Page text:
Hillsborough County added 19 new deaths in a 24-hour period, according to Florida Department of Health data released Thursday.
The county’s COVID-19 death toll as of Thursday morning is 182. The spike potentially invalidates Gov. Ron DeSantis’ assertion that, while the recent uptick in new cases is troubling, the virus is affecting younger populations and is, therefore, a lesser health risk.
Hillsborough also added 35 new hospitalizations, bringing the total number of individuals hospitalized with COVID-19 to 761.
The county recorded 567 new cases Wednesday, fewer than other recent days, but its positivity rate soared to 19.7%, the second highest positivity rate ever recorded since the state began measuring that data point. That’s behind only June 23 when the rate was 20.5%. Health officials consider anything above 10% significant cause for concern.
Hillsborough has consistently been above that mark. Its two-week average is 17%.
The county now has confirmed 16,666 cases since the beginning of the pandemic.
Pinellas County’s numbers were slightly less troubling Wednesday, though still trending dangerously high. The county added 431 new cases and is approaching 10,000 total, with 9,826 now confirmed.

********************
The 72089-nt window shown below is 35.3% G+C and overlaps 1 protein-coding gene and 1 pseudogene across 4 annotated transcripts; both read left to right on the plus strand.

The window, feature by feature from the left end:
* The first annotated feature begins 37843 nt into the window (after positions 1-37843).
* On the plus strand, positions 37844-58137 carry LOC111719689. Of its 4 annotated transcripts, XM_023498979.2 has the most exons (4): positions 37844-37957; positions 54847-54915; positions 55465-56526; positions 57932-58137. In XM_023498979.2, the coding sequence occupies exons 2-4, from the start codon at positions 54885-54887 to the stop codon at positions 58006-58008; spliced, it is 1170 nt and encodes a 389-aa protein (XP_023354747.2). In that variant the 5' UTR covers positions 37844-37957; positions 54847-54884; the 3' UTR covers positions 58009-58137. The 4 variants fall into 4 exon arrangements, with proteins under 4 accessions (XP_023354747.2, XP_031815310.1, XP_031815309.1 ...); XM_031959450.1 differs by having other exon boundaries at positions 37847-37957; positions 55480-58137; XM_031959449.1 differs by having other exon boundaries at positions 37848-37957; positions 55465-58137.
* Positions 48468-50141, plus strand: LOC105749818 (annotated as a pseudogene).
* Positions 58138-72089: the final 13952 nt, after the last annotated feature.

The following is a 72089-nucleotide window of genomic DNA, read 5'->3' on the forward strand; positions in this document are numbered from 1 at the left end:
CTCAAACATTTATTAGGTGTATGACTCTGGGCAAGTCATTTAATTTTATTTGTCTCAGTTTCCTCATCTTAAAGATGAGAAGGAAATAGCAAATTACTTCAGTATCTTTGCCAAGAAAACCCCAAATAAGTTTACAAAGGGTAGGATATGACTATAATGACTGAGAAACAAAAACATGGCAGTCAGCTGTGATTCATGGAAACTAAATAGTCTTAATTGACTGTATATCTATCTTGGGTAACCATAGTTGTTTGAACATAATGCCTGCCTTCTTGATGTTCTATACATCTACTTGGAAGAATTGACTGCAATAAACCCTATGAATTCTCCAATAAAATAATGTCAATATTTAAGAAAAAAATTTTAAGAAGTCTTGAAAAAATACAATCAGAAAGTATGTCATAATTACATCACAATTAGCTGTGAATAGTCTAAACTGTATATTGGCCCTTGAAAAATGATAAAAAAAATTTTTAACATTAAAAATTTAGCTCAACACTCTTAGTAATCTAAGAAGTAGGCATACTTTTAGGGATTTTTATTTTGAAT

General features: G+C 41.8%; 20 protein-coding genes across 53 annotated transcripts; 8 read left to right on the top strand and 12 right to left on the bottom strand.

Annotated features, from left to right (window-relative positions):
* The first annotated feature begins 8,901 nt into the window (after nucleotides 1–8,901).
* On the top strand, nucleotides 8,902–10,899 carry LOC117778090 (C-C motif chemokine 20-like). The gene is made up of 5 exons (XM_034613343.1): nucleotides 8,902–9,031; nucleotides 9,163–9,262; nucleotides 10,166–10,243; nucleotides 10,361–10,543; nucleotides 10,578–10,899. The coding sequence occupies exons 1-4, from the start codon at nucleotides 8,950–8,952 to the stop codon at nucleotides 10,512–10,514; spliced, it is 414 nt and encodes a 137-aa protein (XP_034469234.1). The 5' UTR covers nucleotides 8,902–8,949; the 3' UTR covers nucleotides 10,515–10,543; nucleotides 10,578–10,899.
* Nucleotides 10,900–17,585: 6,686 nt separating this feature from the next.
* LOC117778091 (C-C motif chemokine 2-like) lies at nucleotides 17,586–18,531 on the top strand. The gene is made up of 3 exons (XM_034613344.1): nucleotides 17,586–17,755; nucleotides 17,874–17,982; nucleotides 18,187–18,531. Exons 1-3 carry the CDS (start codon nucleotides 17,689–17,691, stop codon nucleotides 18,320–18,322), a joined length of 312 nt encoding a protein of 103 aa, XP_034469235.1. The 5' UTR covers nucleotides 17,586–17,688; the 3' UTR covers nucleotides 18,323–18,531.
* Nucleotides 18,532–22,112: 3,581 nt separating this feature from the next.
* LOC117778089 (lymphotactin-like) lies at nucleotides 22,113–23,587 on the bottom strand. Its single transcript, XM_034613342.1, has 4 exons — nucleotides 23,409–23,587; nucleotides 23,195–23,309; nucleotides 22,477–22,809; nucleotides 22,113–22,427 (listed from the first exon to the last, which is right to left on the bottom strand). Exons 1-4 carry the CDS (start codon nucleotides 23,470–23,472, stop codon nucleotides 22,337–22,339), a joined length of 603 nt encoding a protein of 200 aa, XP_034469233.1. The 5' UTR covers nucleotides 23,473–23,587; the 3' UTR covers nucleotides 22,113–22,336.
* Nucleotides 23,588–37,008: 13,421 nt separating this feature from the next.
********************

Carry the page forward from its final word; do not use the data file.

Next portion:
Pinellas added 12 deaths for a total of 221 and 11 new hospitalizations for a total of 833.
The positivity rate remains high at 16.1% Wednesday, up from 11% Tuesday. The seven-day average is now 12.6%.
Editor’s note on methodology: The Florida Department of Health releases new data every morning around 10:45 a.m. The total number reported in those daily reports include the previous day’s totals as well as the most up to date data as of about 9:30 a.m.
Florida Politics uses the increases report-over-report to document the number of new cases each day because it represents the most up-to-date data available. Some of the more specific data, including positivity rates and demographics, considers a different data set that includes only cases reported the previous day.
This is important to note because the DOH report lists different daily totals than our methodology to show day-over-day trends. Their numbers do not include non-residents who tested positive in the state and they only include single-day data, therefore some data in the DOH report may appear lower than what we report.
Our methodology was established based on careful consideration among our editorial staff to capture both the most recent and accurate trends.